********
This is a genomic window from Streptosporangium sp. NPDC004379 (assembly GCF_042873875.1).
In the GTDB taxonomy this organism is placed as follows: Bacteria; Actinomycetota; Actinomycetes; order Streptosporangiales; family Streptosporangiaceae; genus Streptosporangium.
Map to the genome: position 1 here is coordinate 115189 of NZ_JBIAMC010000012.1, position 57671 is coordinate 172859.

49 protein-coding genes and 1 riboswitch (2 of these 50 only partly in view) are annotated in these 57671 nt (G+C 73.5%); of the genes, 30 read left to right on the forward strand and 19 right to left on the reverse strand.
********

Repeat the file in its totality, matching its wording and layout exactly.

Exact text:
This is a genomic window from Streptosporangium sp. NPDC004379 (assembly GCF_042873875.1).
In the GTDB taxonomy this organism is placed as follows: Bacteria; Actinomycetota; Actinomycetes; order Streptosporangiales; family Streptosporangiaceae; genus Streptosporangium.
Map to the genome: position 1 here is coordinate 115189 of NZ_JBIAMC010000012.1, position 57671 is coordinate 172859.

49 protein-coding genes and 1 riboswitch (2 of these 50 only partly in view) are annotated in these 57671 nt (G+C 73.5%); of the genes, 30 read left to right on the forward strand and 19 right to left on the reverse strand.